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East Meets West

Post-Muslim ban approval, six films exploring Middle Eastern culture

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A girl and her bike, a man and his dream and a picture of peace. - SUBMITTED
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  • A girl and her bike, a man and his dream and a picture of peace.

A week ago, the U.S. Supreme Court upheld #45's ban on travel for people from predominantly Muslim countries—even with extreme dissent from the bench, comparing the decision to the detainment of Japanese Americans during WWII.

As of early 2018, the odds of being killed by an illegal immigrant terrorist is one in 138,324,873, and by a refugee terrorist, one in 46,192,893. Keep in mind the odds of getting struck by lightning are one in 174,443, and maybe we can see a pattern of fear mongering coming from our nation's capital.

For those kept up at night with fearful thoughts of terrorism—who may also lack much of a reference point for Muslim culture outside of FOX News or The National Review—here are a few movies featuring Muslim characters, or people from predominantly Muslim countries, that may shed some light.

Wadjda (2013)

A heartwarming and crowd pleasing dramedy about a young Saudi girl who enters a Koran recitation competition in order to make enough money to purchase a bicycle with which she has become obsessed. The film is so charming that when it takes a turn into darker territory, it's more shocking than it should be.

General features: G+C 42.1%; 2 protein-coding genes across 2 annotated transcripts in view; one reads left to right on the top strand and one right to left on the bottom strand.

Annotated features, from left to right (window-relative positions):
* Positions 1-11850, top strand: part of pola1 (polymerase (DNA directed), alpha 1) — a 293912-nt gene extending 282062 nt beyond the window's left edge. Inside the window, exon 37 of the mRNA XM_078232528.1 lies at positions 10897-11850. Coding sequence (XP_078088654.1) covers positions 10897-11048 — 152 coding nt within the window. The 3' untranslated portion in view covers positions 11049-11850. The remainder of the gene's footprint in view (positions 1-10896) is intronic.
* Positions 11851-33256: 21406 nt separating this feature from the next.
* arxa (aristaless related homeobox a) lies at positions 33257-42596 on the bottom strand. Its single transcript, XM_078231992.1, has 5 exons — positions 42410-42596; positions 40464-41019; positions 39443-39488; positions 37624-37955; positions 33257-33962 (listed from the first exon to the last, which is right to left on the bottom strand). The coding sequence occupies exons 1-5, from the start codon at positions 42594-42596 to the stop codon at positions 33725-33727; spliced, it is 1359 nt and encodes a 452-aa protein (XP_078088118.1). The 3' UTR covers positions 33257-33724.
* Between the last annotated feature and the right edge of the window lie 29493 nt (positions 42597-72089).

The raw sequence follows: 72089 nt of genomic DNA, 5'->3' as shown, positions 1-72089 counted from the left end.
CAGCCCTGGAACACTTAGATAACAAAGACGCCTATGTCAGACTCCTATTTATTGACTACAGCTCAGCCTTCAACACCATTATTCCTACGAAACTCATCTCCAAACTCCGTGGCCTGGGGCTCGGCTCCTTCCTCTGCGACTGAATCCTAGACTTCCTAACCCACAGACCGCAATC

Persepolis (2007)

From Marjane Satrapi comes the brilliant animated autobiography about a young woman coming of age during the Iranian Revolution. With a gorgeous story and breathtaking animation, "Persepolis" is a really personal tale that manages to feel universally relevant to anyone searching for their place in the world.

The Hidden Half (2001)

One of the most blisteringly feminist films ever made comes from director Tahmineh Milani, whose films mostly focus on women's rights in Iran. "The Hidden Half" actually managed to land her in jail for two weeks when she was accused of supporting counterrevolutionaries. This film also focuses on the Iranian Revolution, but from the point of view of the revolutionaries.

The Message (1976)

Moustapha Al Akkad (producer of the "Halloween" franchise) funded a Hollywood biopic of the Prophet Muhammad and the beginnings of Islam. The fact that he did this in 1976 is basically unheard of, and with financing from the governments of Libya, Morocco and Kuwait, they had the budget and time to build massive reproductions of Mecca and Medina. This is still considered the most ambitious Middle Eastern film in history.

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AmericanEast (2008)

Mustafa is an Egyptian immigrant who runs a falafel shop in Los Angeles and is dealing with harassment from the FBI, a teenage son who doesn't want to be a Muslim anymore and a potential partner in a new restaurant who is also Jewish. "AmericanEast" is an uncompromising look at the American dream through the eyes of the marginalized and the feared. A must-see for anyone searching for the perfect distillation of the legend of an immigrant.

Baran (2001)

A powerful romance set in Tehran in which a young Turkish man picks on an illegal Afghan worker until he finds out that the other young man is secretly a girl named Baran. What at first seems like a searingly personal look at forbidden love also functions as a powerful meditation on systemic racism and imaginary differences.

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